GOP Senators Have Fix to End Logjam — Work More Hours!
Proposal backed by group of 16 Republicans calls for working weekends, eliminating August recess in order to confirm nominees, pass spending bills
A group of Republican senators turned up the heat Tuesday on Senate Majority Leader Mitch McConnell (R-Ky.) to keep lawmakers working nights and weekends if necessary to pass spending bills on time this year and break the legislative logjam slowing President Donald Trump’s nominees.
Such measures would likely be second nature to most senators’ constituents, but Mondays, Fridays and weekends have long been reserved for travel to and from home states and mixing with constituents.
Sen. David Perdue (R-Ga.) organized a news conference Tuesday to highlight a letter he and 15 other Republicans sent to McConnell. They want McConnell to keep the Senate in session on nights and weekends — and even cancel the August recess, if necessary — to break Democratic obstructionism.
“As far as I know, being a member of Congress is the only occupation where you can neglect some of the most important duties and then take a month-long vacation right before the deadline,” Sen. Joni Ernst (R-Iowa) said, referring to the October 1 start of the new fiscal year.
The senators spoke at a news conference in Washington, just before a luncheon with Trump and the Senate GOP caucus.
Conservative activists who long have called for a more aggressive approach cheered.
"I'm so excited about this because I feel like the abyss is screaming back after years of screaming into it," said Rachel Bovard, senior policy director of the Conservative Partnership Institute.
At the lunch, Trump reportedly expressed frustration over the slow pace of confirmations. Democrats have used Senate rules to drag out debate even on noncontroversial nominees, requiring the Senate to burn 30 hours for each one.
A Senate committee voted last month to support a rule change that would cut the 30 hours of debate time for all but Supreme Court, appellate court, and Cabinet positions.
McConnell accentuated the positive, telling reporters after the meal that senators were in a "celebratory mood" after confirming Trump's 21st appellate court judge.
But the Perdue-led group insisted this is not good enough. Perdue said there are 276 backlogged nominations because Democrats will not waive the 30-hour debate rule, as previously had been the norm.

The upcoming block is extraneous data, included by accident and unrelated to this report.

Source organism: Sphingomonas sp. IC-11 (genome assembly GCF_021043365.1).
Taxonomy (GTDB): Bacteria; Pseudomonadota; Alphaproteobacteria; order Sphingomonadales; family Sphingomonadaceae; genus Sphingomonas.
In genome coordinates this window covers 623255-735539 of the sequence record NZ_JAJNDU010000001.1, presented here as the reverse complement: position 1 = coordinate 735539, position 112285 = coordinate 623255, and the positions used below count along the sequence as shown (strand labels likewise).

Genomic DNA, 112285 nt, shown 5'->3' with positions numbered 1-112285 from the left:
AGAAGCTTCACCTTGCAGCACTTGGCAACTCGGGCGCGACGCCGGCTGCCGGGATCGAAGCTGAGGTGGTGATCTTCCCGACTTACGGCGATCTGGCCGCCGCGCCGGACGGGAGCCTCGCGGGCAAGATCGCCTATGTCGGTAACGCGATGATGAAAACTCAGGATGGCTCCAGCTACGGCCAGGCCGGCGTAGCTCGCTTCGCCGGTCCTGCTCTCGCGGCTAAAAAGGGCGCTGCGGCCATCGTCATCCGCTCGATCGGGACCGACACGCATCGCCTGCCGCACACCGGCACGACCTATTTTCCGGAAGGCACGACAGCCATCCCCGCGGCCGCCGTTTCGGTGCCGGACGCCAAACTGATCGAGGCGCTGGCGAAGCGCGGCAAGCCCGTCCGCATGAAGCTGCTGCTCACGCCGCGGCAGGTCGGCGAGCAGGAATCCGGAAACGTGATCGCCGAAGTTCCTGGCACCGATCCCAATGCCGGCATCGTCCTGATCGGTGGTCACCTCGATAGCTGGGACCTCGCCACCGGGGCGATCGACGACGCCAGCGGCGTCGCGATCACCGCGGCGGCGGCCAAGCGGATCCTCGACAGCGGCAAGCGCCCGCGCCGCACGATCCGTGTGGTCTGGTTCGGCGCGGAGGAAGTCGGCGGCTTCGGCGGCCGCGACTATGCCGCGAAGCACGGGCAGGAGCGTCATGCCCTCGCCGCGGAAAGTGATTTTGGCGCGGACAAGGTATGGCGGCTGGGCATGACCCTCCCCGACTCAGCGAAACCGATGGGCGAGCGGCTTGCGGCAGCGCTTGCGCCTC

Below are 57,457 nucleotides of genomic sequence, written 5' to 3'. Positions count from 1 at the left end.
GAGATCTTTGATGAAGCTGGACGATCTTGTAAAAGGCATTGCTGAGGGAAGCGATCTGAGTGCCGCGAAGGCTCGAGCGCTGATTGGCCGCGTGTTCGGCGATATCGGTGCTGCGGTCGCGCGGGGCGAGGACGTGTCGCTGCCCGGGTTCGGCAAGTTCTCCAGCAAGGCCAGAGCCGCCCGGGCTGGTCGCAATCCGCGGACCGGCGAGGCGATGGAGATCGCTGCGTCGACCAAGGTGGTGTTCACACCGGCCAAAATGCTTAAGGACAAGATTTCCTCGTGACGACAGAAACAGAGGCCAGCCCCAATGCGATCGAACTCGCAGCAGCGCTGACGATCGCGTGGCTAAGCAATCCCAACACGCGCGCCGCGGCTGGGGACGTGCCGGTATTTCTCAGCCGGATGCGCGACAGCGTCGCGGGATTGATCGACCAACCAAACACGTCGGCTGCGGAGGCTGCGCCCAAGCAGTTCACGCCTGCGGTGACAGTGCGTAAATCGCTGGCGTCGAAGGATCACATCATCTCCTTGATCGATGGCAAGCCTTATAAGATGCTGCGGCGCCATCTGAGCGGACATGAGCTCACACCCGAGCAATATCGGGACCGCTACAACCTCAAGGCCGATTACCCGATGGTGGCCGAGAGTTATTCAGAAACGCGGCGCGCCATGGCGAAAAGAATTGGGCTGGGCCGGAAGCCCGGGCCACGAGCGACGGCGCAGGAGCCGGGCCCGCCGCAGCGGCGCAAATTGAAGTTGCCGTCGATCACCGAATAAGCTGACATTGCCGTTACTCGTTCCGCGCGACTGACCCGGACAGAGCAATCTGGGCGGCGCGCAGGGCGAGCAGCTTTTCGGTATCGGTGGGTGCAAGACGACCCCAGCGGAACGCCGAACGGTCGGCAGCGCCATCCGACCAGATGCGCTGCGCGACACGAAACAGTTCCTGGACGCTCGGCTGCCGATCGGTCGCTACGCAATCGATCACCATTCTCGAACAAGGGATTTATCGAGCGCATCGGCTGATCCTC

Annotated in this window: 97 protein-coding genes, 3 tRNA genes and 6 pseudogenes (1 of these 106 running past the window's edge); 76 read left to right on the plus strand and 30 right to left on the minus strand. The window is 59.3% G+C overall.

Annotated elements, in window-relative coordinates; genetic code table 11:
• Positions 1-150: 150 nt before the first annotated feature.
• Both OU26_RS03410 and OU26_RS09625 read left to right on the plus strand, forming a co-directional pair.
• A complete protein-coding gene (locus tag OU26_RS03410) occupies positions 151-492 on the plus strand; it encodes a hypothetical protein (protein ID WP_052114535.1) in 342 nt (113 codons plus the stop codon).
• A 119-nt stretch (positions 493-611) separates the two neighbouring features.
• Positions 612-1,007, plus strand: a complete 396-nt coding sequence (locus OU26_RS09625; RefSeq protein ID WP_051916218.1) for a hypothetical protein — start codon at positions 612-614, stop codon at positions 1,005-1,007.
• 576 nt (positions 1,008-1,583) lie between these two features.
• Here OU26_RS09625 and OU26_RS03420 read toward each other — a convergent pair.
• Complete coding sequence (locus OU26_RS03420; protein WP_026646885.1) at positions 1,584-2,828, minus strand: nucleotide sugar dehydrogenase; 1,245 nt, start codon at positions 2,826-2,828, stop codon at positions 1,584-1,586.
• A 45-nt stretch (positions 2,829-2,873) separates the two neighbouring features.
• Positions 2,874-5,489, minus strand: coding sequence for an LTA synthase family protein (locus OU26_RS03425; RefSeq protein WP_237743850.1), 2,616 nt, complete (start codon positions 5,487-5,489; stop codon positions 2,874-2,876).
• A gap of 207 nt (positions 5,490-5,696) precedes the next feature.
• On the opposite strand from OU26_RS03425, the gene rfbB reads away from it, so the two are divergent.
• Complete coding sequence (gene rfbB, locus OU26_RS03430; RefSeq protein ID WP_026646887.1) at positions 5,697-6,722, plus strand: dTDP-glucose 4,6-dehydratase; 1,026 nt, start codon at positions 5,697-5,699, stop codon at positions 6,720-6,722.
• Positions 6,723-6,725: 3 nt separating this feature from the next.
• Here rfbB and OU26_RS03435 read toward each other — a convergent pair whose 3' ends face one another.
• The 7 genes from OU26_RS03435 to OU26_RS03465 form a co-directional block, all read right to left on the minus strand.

"This is nothing but pure, unadulterated obstructionism," Perdue said.
Perdue said hardball tactics would get results. He noted that the Senate approved 77 nominations on one day last August after McConnell threatened to keep the Senate in session.
David Bozell, president of the conservative activist group For America, told LifeZette that McConnell should make that a consistent strategy. He noted that under current practice, Democrats do not even have to show up during the 30-hour window; the confirmation vote simply gets delayed.
"You would see a lot of waving white flags from Democrats if [Democratic Senate Leader Chuck] Schumer made them do a talking filibuster."
"You would see a lot of waving white flags from Democrats if McConnell made them do a talking filibuster," he said.
But Bozell said Republicans cannot put all the blame on Schumer and the Democrats. McConnell has been complicit, he said.
"They really have themselves to blame. That's everybody involved," he said. "It's not just Schumer obstructing."
Bovard said canceling the August break would hurt Democrats more than Republicans in an election year. While 26 Democratic senators are seeking re-election in November, just six Republicans are. That is the widest disparity for a midterm election ever, Bovard said.
Letting Democrats off the hook to go home and campaign while nominations languish is "basically an in-kind contribution to Democrats," she said.
Senators speaking at the news conference said there is another reason to make the Senate work later — the budget. Since the current system took effect in 1974, the Senate has passed all 12 separate spending bills by the deadline just four times.
Many years, Congress passes short-term funding measures for weeks or days at a time before passing a massive, catch-all funding bill that lumps all spending into one giant bill.
Sen. Mike Rounds (R-S.D.) said this ugly process stands in sharp contrast to state government in South Dakota, where he served previously as governor and a state senator. Lawmakers must pass a budget during a 40-day session.
"If we didn't get work done, we'd be fired," he said.
Sen. Dan Sullivan (R-Alaska) said if senators do not have enough time for a rationale budgeting process, they can "make more time" by extending the work schedule.
Sen. Steve Daines (R-Mont.) said that would not seem unusual to his constituents.
"In Montana, farmers and ranchers don't work Monday through Thursday and take weekends off," he said. "In Montana, farmers and ranchers don't take an August recess, because cows need to be fed 24 hours a day."
Bovard said passing 12 separate spending bills before the end of the current fiscal year probably is unrealistic this year. But it would be an improvement even to have weeks instead of hours for senators to read the legislation before they vote and an "open" process that allows for amendments and floor debate — rather than backroom deals that typically control congressional spending.
"They just want the opportunity to have a process," she said.